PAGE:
|lay on your side instead of your back||It puts the pressure onto your belly instead of your pelvis and back–and trust me, your belly can take much more than you think. Use a maternity pillow for better support.|
|hold your knees together when moving certain ways||So when you’re getting into the car, turn and sit down, then rotate both legs together into the car–instead of entering with one leg first. Keeping your legs closer together when muscles are working reduces the pressure and strain on the pubic bone.
This ONLY applies to when you’re moving.**I don’t recommend that you do this when you’re just sitting down. You should STILL sit tailor-style as often as possible when sitting because it also takes pressure off your painful areas.
|use pillows to support your lower back when sitting||As I sit at my desk right now, on my Balance Ball Chair, I have a pillow behind me. After awhile, your lower back just needs a break when sitting, even when you’re sitting the right way.
Some fantastic support pillows designed for SPD are made by Sit and Sigh that you can get for added support and and comfortable relief while sitting:
|forget heels||You need to hide these in your closet when you’re pregnant. Don’t even THINK about putting them on, even if they’re still comfortable for you.
Your body was NOT designed to walk in heels. So it doesn’t have the time or effort capable to deal with the added strain all the way up your body if you choose to wear them.
|never cross one leg over the other when sitting||Back to my point about properly sitting….|
|don’t ride a bike||What bones are taking the brunt when you ride a bike? Sure, let’s add to the pain level from not seeing that pothole in front our wheel.|
|avoid jumping or jarring activities||You don’t want to do these anyway during pregnancy. (There are other activities you shouldn’t participate in you should know about too.)|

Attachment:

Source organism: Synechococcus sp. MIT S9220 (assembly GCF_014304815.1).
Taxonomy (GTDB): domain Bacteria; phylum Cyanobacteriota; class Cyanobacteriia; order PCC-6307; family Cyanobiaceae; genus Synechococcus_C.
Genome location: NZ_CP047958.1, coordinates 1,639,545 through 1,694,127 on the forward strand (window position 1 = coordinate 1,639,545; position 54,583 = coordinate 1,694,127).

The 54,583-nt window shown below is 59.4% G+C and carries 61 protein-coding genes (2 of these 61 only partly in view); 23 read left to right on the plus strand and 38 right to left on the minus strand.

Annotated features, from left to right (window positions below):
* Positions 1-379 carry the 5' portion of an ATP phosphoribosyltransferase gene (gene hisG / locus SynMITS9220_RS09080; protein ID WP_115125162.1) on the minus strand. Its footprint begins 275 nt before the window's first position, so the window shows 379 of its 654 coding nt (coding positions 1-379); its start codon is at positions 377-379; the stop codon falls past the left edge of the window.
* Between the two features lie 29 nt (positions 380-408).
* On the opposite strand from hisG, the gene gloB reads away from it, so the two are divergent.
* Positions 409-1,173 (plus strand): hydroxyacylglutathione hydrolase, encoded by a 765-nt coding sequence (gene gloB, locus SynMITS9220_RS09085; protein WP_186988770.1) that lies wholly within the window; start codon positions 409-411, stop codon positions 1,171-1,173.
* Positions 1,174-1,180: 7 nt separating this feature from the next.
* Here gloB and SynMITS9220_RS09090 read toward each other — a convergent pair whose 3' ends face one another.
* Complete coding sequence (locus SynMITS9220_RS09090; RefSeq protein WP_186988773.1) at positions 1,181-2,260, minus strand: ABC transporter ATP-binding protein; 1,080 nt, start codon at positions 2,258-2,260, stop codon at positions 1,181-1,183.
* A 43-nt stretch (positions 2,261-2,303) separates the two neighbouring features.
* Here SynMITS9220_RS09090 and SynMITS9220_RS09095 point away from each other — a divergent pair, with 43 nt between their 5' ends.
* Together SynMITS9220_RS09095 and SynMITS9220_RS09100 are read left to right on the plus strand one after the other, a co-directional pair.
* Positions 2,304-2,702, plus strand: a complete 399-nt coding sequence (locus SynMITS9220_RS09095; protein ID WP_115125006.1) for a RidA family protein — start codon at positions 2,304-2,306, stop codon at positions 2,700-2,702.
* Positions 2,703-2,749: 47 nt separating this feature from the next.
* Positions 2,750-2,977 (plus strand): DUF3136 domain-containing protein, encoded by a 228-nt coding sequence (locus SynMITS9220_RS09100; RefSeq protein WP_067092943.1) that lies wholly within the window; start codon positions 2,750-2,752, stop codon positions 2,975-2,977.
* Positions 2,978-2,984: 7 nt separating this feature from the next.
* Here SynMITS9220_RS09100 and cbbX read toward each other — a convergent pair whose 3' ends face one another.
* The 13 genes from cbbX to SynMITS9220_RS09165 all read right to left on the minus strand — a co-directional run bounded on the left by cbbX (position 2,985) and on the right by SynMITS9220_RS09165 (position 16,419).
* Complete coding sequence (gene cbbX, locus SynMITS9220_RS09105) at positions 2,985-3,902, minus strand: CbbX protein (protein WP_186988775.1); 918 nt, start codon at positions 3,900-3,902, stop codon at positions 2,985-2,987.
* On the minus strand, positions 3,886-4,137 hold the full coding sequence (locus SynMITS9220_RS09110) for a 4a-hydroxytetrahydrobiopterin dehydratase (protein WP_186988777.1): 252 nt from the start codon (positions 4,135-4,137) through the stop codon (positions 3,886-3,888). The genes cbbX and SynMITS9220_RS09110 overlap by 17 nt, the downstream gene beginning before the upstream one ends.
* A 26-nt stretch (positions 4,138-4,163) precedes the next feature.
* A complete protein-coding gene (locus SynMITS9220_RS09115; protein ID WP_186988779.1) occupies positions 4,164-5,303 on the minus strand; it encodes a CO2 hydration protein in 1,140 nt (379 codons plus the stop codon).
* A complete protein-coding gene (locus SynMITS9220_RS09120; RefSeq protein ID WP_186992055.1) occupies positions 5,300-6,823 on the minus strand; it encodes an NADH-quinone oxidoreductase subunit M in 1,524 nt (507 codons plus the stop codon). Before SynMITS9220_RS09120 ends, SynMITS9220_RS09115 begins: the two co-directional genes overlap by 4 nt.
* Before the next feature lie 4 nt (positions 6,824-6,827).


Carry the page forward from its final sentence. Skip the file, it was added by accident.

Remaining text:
|roll over the right way||Instead of using your back, abs and legs to try and roll over in your sleep, do it the way I describe in this pregnancy roll-over post.|
|ice pack it||This reduces the inflammation pain surrounding all those tissues and junctures. Don’t leave it on for more than 15 minutes or so at a time, but doing so multiple times a day can really help.|
|chiropractic care & acupuncture||Your chiropractor will ensure that every bone in your body is where is should be, to the best of his ability. When things get a little push into the right place, relief can happen instantly.|
|proper posture||Use a foam roller on your back to help loosen the strain on your spine.|
|pelvic support belts||These can provide instant relief and you can often wear them at night too. However, it’s not always a win-win with these. Some mothers report that these do not help. But it’s worth a shot for any relief.|
|strengthening the pelvic floor muscles||**This is the KEY to helping your SPD best. When your muscles are holding all your parts together correctly because they’re strong enough to do so (it’s what they’re made for, honestly), it can greatly reduce or eliminate your pain continually.|
How To Strengthen The Pelvic Floor
This is SO important for any pregnant mommy no matter what her situation. I FOCUS on my pelvic floor when I exercise because I know the value of it.
You need to do these things to keep your pelvic floor strong:
- Pelvic Tilts/Hip Thrusters
All of these are explained in this post. Do these DAILY and your butt, back, belly and bones will thank you.
Will Your Pain and SPD Ever Go Away?
YES!! After your baby is born, your body stops producing such high levels of relaxin and your pubic bone (as well as everything else) can shrink back down to normal. You can do things to assist with that too, such as exercise.
I hope your SPD doesn’t escalate and doesn’t come back with your next pregnancy either. But an ounce of prevention is worth a pound of cure.
Will you be able to have your natural baby birth with SPD?
YES!! Don’t let it deter you. It is not a factor of risk when it comes to have your baby naturally or not. It’s just really a huge inconvenience why you’re pregnant. Just note that while you’re in labor, you’ll likely be most comfortable laboring on your side or on all fours.
Let me know how you’re feeling and what works for you in order to keep functioning. What have you done to help your pubis be happy? Please let us know because you’re not the only one going through this alone. And your tips just may help another mother. 🙂
- Natural Pregnancy Essentials
- Pregnancy-related symphysis pubis dysfunction management and postpartum rehabilitation: two case reports, The Journal Of Canadian Chiropractic Association
- 25 Pain Relief Tips For SPD, PGP, Pelvic & Sciatic Nerve Pain in Pregnancy, Trimester Talk
- Pelvic Pain In Pregnancy (SPD), Baby Centre
- How To Relax During Childbirth: 3 Simple Ways To Ease Tension & Enhance Joy